jabster

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About jabster

  1. That works every time, plus you won't brake your rod if the fish swims under the boat in the process!
  2. Just dump the spool in a bucket full of water.
  3. I've used that rod a lot. Works great for me with the following lines: #8 weight Airflo Sniper, 9 and 10weight Airflo cold water intermediate, 10 weight SA sonar hover and striped bass lines, 21gram Vision big daddy pike lines and 9 and 10weight Vision Merisuola fly lines. Will probably handle a lot of other lines as well. Even though it's not the most responsive fly rod out there, I think for the price it's a very good rod. Light in hand and if your game is using tip action fast rods, it will get the job done. Just make sure not to overload the tip with a line that's too heavy and aggressive. On short head lines like the Sniper or Bermuda, this means keeping the head weight below 330gr. So with that said, I would go with the 10wt Bermuda if your shopping for that particular line and certainly not go for the 11wt.
  4. That's one skill that is still on my bucket list of things to learn before I quit this fly fishing stuff.
  5. Beautiful water. There are times that I miss trout fishing, but they tend to pass very quickly.
  6. Danielsson are generally very good value for money. They have had their share of problems too, but if that happens, they do a very good job of taking care of their customers. I used to have three Danielssons, but now I'm down to one L5W 9/12
  7. I'll just copy paste this from my reply to another thread. Some basic things to think about when your tying your hollows. Once you get these things settled you can move on to building better tapers and understanding the amount of flare you want in each tie. I wish I could explain things better, but I suck at writing, especially in english and struggle a bit to give people clear advice this way. "There are a few basic things you need to focus on when hollow tying. 1) Remember to take your time. 2) Make sure to distribute the hair evenly around the hook shank. 3) When you push back the hair make sure the hair pushed back are straight. Take your time to push them back evenly. 4) When making the thread cone in front of the hollow tie, make sure you keep your thread as straight as possible and secure the cone with some super glue. This is one of the most common mistakes I see people making. If the cone is un-even then the hair will flare out unevenly."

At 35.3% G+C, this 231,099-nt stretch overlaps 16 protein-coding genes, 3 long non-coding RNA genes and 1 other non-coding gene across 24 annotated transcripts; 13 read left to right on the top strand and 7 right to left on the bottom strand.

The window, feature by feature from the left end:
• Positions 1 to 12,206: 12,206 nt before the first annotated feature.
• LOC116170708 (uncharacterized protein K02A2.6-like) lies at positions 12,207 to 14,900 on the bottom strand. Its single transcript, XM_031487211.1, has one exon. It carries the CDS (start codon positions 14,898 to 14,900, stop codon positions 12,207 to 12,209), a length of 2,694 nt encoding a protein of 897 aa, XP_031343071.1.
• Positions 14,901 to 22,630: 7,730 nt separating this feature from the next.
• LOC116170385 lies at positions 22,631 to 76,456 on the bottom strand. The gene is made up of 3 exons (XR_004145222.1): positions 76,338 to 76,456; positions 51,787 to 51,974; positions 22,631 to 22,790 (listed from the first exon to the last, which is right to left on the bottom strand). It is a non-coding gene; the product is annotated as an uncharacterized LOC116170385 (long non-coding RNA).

8. Keep at it! Once you get the basics right it's all about repetition. You don't need long bucktail for this pattern. Med size and short work better on these smaller deceivers.
  9. I'm glad to hear that!
  10. There are a few basic things you need to focus on when hollow tying. 1) Remember to take your time. 2) Make sure to distribute the hair evenly around the hook shank. 3) When you push back the hair make sure the hair pushed back straight. Take your time to push them back evenly. 4) When making the thread cone in front of the hollow tie, make sure you keep your thread as straight as possible and secure the cone with some super glue. This is one of the most common mistakes I see people making. If the cone is un-even then the hair will flare out unevenly.
  11. Depends a lot on what kinda profile and size your going for.? For example Mustad C70SD, Partridge ACS/E or for really big hollows the Varivas Big mouth X are great hooks that I use a lot.
  12. The one I'm using on the vid is a 3/0 Mustad tarpon hook. I use a 2/0 very often too. The Mustad C70SD is a hook I use a lot too for these.
  13. If it's a floater which i'm sure it is, it should be ok. Bring along a second cold water line with you when you go out to test it so you can see which one you like.
  14. Let them lay on any open space around our living room. Until my wife says enough is enough. Then I temporarily move them to my tying desk. When the dust settles I do the same thing again...
  15. Thank you sir. I just use an empty pen as my Hollow tool.